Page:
Adding Context to Facebook’s CSAM Reporting

In early 2021, John Buckley, Malia Andrus, and Chris Williams published an article entitled, “Understanding the intentions of Child Sexual Abuse Material (CSAM) sharers” on Meta’s research website. They relied on information that Facebook/Meta had submitted to NCMEC to better understand why individuals they reported had likely shared illegal content.

The issue of CSAM on Facebook’s networks has risen in prominence following a report in 2019 in the New York Times. That piece indicated that Facebook was responsible for reporting the vast majority of the 45 million online photos and videos of children being sexually abused online. Ever since, Facebook has sought to contextualize the information it discloses to NCMEC and explain the efforts it has put in place to prevent CSAM from appearing on its services.

So what was the key finding from the research?

We evaluated 150 accounts that we reported to NCMEC for uploading CSAM in July and August of 2020 and January 2021, and we estimate that more than 75% of these did not exhibit malicious intent (i.e. did not intend to harm a child), but appeared to share for other reasons, such as outrage or poor humor. While this study represents our best understanding, these findings should not be considered a precise measure of the child safety ecosystem.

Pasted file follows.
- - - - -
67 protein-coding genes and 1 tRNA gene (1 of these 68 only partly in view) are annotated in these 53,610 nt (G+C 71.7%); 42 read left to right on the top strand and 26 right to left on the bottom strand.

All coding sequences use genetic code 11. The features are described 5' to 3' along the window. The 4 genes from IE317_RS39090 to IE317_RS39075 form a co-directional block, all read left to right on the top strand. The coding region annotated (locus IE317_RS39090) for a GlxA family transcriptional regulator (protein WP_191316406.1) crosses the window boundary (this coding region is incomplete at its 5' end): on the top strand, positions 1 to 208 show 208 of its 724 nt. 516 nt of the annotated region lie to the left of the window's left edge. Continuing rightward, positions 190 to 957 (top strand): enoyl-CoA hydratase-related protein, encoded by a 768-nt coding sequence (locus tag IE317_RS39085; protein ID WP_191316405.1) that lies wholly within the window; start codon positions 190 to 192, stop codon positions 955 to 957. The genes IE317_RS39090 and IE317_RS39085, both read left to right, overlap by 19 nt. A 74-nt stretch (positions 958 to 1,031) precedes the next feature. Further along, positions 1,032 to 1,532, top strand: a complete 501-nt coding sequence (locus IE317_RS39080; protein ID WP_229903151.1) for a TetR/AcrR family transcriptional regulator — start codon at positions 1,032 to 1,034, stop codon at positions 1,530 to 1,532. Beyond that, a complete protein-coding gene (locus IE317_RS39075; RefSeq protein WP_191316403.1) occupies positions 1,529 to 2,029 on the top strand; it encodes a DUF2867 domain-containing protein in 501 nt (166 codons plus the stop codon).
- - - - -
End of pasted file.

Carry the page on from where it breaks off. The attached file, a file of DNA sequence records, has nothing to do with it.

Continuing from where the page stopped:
This finding is significant, as it quickly becomes suggestive that the mass majority of the content reported by Facebook—while illegal!—is not deliberately being shared for malicious purposes. Even if we assume that the number sampled should be adjusted—perhaps only 50% of individuals were malicious—we are still left with a significant finding.

There are, of course, limitations to the research. First, it excludes all end-to-end encrypted messages. So there is some volume of content that cannot be detected using these methods. Second, it remains unclear how scientifically robust it was to choose the selected 150 accounts for analysis. Third, and related, there is a subsequent question of whether the selected accounts are necessarily representative of the broader pool of accounts that are associated with distributing CSAM.

Nevertheless, this seeming sleeper-research hit has significant implications insofar as it would compress the number of problematic accounts/individuals disclosing CSAM to other parties. Clearly more work along this line is required, ideally across Internet platforms, in order to add further context and details to the extent of the CSAM problem and subsequently define what policy solutions are necessary and proportionate.